Food Law News - EU - 2000

2 March 2000: BEEF - Public Health and the Beef Sector: Traceability, Checks and Labelling

EESC News Release (CES/00/12), 2 March 2000

Public Health and the Beef Sector: Traceability, Checks and Labelling

The European Economic and Social Committee today adopted an opinion on the European Commission's proposal regarding the labelling of beef and beef products. The rapporteur was Mr David EVANS (Employers' Group, UK).

Given the complex nature of the objectives being pursued, the Committee has serious doubts about the wisdom of combining in a single regulation such issues as the traceability of animal movements and labelling of beef and veal.

The Committee stresses the importance of public health considerations and the need to rapidly establish an appropriate legislative framework for beef labelling so that the current arrangements do not have to be extended. Accordingly, the Committee calls on the Commission to step up its checks on Member States' implementation of Regulation (EC) 820/97 and to draw up an interim report on compliance with the current identification and labelling provisions. To this end, the Committee stresses the importance of conducting appropriate checks at all stages in the supply chain.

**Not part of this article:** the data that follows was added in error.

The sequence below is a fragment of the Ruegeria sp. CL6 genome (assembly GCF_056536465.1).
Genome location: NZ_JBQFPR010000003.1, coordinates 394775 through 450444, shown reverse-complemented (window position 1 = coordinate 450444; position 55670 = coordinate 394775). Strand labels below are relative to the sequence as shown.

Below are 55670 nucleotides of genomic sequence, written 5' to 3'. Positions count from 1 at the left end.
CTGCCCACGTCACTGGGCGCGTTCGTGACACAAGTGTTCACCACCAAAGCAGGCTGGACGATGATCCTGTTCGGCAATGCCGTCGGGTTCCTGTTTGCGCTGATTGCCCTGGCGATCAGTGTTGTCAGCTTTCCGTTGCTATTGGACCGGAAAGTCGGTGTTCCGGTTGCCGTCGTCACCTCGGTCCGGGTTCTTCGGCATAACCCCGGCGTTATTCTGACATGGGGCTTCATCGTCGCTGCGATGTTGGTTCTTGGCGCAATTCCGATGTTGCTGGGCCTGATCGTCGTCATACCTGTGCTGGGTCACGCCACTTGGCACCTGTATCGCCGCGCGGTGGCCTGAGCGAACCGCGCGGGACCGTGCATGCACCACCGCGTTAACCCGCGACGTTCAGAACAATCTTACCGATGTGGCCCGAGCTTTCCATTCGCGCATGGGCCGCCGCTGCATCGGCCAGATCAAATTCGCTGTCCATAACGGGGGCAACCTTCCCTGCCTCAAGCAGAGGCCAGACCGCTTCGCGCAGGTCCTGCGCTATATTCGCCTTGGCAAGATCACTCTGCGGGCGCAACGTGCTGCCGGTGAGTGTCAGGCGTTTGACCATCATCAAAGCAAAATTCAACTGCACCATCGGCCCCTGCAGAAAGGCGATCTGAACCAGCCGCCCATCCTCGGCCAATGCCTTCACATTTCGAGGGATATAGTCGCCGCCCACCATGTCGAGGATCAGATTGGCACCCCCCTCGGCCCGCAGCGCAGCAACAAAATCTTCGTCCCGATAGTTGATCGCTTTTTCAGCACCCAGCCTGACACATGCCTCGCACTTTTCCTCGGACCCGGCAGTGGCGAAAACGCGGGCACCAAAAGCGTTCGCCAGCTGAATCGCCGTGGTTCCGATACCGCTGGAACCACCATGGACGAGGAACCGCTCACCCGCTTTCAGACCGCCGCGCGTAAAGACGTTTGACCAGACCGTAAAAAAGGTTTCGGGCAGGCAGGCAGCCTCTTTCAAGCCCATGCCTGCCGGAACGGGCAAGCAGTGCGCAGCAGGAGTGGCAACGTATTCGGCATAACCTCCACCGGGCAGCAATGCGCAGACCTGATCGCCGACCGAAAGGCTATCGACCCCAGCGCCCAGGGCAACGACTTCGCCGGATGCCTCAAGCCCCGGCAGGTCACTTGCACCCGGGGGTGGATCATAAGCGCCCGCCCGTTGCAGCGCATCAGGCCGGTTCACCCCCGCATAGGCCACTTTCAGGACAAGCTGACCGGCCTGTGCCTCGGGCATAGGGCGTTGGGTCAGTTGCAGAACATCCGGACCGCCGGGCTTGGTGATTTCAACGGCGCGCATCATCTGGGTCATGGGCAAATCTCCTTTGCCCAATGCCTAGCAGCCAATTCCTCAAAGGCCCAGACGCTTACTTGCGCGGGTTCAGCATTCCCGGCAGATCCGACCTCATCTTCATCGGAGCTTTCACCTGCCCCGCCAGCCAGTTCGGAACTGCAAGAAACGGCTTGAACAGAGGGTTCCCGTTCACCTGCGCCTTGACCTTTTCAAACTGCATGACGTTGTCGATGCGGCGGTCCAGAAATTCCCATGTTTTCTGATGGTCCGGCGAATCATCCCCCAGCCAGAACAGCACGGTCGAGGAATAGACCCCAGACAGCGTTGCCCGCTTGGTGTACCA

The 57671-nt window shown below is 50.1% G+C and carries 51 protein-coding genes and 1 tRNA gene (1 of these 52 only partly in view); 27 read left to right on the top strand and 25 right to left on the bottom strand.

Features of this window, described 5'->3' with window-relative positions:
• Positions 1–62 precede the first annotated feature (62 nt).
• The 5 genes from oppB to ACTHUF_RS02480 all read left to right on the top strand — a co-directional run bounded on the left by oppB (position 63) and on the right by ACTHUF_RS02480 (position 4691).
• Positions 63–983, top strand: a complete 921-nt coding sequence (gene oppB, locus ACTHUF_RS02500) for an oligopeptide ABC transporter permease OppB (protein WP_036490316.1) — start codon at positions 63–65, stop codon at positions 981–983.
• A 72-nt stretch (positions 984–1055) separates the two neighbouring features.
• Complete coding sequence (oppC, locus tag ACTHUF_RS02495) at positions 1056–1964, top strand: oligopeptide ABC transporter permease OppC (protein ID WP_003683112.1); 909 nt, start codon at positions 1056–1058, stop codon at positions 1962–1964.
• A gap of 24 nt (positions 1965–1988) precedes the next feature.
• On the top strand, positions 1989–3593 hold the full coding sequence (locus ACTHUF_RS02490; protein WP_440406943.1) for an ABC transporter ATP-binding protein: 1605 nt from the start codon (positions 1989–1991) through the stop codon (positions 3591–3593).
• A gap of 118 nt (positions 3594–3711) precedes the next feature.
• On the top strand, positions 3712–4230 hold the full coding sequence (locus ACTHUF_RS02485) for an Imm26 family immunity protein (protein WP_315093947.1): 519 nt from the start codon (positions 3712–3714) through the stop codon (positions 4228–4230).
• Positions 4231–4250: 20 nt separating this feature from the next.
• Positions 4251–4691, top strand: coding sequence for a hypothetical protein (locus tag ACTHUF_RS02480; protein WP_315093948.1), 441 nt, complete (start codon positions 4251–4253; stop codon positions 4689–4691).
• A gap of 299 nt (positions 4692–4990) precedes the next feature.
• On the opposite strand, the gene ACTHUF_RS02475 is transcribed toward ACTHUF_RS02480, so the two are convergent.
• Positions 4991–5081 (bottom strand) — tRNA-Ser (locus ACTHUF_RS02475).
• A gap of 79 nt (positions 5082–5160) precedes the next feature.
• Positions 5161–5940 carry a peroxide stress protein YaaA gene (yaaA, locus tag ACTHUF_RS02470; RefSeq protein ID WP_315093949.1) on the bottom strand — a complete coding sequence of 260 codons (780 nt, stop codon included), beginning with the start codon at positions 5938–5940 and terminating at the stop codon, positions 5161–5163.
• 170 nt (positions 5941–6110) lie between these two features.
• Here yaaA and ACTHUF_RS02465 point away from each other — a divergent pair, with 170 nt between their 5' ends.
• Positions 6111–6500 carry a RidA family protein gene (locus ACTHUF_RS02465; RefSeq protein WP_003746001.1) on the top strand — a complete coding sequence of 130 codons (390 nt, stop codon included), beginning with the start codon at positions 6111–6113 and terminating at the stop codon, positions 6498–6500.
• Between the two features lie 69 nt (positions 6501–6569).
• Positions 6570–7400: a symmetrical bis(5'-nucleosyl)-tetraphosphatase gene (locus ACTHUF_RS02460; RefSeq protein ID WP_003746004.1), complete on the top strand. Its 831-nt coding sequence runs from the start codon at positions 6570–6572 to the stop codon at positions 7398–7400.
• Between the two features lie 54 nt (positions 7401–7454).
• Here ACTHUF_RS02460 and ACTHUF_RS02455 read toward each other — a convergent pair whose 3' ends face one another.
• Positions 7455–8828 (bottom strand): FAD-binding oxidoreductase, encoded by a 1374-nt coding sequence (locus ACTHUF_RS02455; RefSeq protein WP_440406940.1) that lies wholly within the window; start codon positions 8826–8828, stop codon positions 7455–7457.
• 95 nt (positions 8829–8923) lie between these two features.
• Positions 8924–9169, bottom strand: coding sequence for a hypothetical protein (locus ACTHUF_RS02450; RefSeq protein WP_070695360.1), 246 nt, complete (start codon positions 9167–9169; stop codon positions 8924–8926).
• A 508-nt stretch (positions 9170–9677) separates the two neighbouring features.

The Committee supports the proposed requirement to indicate the approval number of the slaughterhouse or de-boning plant on the label. This is a welcome provision as it will help to restore consumer confidence in beef. The Committee does not in principle think that small retail butchers should be exempted from the new regulation.

The Committee rejects the Commission's proposal that the label must include an indication of the maturation period. It also feels that the indication of quality parameters should be voluntary.

Lastly, the Committee regrets that the Commission does not propose any specific measures regarding minced beef, beef trimmings or cut beef. It asks the Commission to give special priority to these problems and resolve them before January 2003. The Committee also regrets that the requirement for the origin of the animal to be indicated on the label is not to come into effect until 1 January 2003.

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